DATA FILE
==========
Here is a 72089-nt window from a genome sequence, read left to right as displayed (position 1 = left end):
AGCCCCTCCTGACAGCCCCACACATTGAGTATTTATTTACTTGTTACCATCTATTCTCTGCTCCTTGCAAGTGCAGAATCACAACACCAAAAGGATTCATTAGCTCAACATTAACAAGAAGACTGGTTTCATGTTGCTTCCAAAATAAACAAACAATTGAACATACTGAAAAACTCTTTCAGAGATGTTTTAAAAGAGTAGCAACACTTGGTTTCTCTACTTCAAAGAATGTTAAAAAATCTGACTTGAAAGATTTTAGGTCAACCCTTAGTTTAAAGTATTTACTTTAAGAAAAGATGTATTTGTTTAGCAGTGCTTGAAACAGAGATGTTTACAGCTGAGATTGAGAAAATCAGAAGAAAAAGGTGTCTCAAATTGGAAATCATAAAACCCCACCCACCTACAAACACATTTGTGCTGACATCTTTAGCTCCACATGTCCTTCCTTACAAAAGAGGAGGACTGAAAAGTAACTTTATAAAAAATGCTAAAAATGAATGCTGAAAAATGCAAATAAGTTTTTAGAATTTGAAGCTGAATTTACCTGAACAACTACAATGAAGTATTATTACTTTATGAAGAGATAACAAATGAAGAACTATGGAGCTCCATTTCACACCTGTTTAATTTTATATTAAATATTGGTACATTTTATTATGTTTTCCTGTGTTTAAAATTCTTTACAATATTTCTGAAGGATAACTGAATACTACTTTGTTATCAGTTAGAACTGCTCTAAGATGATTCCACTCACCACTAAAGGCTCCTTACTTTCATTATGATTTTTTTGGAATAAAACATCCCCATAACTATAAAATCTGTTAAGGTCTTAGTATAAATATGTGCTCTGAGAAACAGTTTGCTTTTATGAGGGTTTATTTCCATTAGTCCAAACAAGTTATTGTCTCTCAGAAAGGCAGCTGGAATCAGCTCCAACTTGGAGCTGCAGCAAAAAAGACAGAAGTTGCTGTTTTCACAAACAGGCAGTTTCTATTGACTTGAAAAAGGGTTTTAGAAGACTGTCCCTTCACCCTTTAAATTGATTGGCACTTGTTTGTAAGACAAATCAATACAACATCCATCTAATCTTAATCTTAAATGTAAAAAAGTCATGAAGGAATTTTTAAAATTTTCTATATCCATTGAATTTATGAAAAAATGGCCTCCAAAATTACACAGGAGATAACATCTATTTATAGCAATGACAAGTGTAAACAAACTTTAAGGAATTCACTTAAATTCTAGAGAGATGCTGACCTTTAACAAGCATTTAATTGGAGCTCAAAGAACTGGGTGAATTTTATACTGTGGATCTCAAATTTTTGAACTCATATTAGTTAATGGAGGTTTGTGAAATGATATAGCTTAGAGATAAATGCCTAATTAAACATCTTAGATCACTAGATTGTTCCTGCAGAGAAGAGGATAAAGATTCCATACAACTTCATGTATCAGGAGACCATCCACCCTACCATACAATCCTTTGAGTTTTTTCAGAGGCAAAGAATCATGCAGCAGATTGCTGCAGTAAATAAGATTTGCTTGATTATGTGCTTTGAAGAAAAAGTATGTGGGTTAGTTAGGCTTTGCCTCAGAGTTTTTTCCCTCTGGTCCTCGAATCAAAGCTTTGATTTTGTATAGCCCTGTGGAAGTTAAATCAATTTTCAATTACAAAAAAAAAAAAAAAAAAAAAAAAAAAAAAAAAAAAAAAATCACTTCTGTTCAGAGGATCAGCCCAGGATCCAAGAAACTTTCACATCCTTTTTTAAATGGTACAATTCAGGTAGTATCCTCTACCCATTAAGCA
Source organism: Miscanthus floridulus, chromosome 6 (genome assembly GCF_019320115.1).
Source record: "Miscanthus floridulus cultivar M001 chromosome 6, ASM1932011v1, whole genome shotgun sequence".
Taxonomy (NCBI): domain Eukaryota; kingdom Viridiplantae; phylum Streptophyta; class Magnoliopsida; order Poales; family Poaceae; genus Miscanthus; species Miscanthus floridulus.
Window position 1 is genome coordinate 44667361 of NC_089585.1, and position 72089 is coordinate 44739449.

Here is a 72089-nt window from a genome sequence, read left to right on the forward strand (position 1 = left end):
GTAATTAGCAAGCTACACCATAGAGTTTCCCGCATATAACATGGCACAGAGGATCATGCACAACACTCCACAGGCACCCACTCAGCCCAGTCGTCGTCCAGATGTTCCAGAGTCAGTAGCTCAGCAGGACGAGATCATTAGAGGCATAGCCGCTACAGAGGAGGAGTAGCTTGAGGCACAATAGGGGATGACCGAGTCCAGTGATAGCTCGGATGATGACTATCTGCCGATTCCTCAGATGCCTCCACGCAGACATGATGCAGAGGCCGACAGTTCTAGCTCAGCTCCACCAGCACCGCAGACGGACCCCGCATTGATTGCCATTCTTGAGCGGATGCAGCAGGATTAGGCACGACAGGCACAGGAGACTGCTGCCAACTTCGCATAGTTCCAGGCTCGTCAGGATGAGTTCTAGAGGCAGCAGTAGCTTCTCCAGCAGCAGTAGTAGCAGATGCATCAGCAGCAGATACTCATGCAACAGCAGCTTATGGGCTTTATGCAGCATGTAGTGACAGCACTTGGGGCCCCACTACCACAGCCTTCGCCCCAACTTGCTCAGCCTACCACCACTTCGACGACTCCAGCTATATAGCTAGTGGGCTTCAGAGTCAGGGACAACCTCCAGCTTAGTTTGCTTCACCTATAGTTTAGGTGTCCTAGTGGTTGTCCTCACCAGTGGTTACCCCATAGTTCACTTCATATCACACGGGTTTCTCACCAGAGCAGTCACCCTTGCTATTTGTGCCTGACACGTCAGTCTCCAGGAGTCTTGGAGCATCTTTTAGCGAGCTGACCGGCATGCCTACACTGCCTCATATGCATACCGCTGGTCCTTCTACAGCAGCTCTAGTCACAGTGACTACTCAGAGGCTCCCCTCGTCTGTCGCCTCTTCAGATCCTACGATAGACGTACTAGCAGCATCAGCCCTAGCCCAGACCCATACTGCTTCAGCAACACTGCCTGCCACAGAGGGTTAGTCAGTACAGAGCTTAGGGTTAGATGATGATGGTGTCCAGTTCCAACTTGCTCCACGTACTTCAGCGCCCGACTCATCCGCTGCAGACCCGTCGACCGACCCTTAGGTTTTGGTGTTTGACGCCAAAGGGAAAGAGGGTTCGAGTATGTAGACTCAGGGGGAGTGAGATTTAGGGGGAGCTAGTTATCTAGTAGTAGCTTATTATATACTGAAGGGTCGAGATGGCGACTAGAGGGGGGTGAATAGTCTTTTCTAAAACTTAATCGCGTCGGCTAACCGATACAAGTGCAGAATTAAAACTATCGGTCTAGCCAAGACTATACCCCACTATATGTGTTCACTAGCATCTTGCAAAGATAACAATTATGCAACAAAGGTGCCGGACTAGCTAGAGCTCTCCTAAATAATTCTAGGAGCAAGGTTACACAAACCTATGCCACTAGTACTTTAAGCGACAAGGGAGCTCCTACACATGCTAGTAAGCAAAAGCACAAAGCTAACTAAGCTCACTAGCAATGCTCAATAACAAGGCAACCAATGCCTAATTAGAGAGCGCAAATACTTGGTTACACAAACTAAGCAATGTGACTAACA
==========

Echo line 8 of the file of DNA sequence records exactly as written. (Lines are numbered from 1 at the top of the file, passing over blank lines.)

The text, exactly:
GTAATTAGCAAGCTACACCATAGAGTTTCCCGCATATAACATGGCACAGAGGATCATGCACAACACTCCACAGGCACCCACTCAGCCCAGTCGTCGTCCAGATGTTCCAGAGTCAGTAGCTCAGCAGGACGAGATCATTAGAGGCATAGCCGCTACAGAGGAGGAGTAGCTTGAGGCACAATAGGGGATGACCGAGTCCAGTGATAGCTCGGATGATGACTATCTGCCGATTCCTCAGATGCCTCCACGCAGACATGATGCAGAGGCCGACAGTTCTAGCTCAGCTCCACCAGCACCGCAGACGGACCCCGCATTGATTGCCATTCTTGAGCGGATGCAGCAGGATTAGGCACGACAGGCACAGGAGACTGCTGCCAACTTCGCATAGTTCCAGGCTCGTCAGGATGAGTTCTAGAGGCAGCAGTAGCTTCTCCAGCAGCAGTAGTAGCAGATGCATCAGCAGCAGATACTCATGCAACAGCAGCTTATGGGCTTTATGCAGCATGTAGTGACAGCACTTGGGGCCCCACTACCACAGCCTTCGCCCCAACTTGCTCAGCCTACCACCACTTCGACGACTCCAGCTATATAGCTAGTGGGCTTCAGAGTCAGGGACAACCTCCAGCTTAGTTTGCTTCACCTATAGTTTAGGTGTCCTAGTGGTTGTCCTCACCAGTGGTTACCCCATAGTTCACTTCATATCACACGGGTTTCTCACCAGAGCAGTCACCCTTGCTATTTGTGCCTGACACGTCAGTCTCCAGGAGTCTTGGAGCATCTTTTAGCGAGCTGACCGGCATGCCTACACTGCCTCATATGCATACCGCTGGTCCTTCTACAGCAGCTCTAGTCACAGTGACTACTCAGAGGCTCCCCTCGTCTGTCGCCTCTTCAGATCCTACGATAGACGTACTAGCAGCATCAGCCCTAGCCCAGACCCATACTGCTTCAGCAACACTGCCTGCCACAGAGGGTTAGTCAGTACAGAGCTTAGGGTTAGATGATGATGGTGTCCAGTTCCAACTTGCTCCACGTACTTCAGCGCCCGACTCATCCGCTGCAGACCCGTCGACCGACCCTTAGGTTTTGGTGTTTGACGCCAAAGGGAAAGAGGGTTCGAGTATGTAGACTCAGGGGGAGTGAGATTTAGGGGGAGCTAGTTATCTAGTAGTAGCTTATTATATACTGAAGGGTCGAGATGGCGACTAGAGGGGGGTGAATAGTCTTTTCTAAAACTTAATCGCGTCGGCTAACCGATACAAGTGCAGAATTAAAACTATCGGTCTAGCCAAGACTATACCCCACTATATGTGTTCACTAGCATCTTGCAAAGATAACAATTATGCAACAAAGGTGCCGGACTAGCTAGAGCTCTCCTAAATAATTCTAGGAGCAAGGTTACACAAACCTATGCCACTAGTACTTTAAGCGACAAGGGAGCTCCTACACATGCTAGTAAGCAAAAGCACAAAGCTAACTAAGCTCACTAGCAATGCTCAATAACAAGGCAACCAATGCCTAATTAGAGAGCGCAAATACTTGGTTACACAAACTAAGCAATGTGACTAACA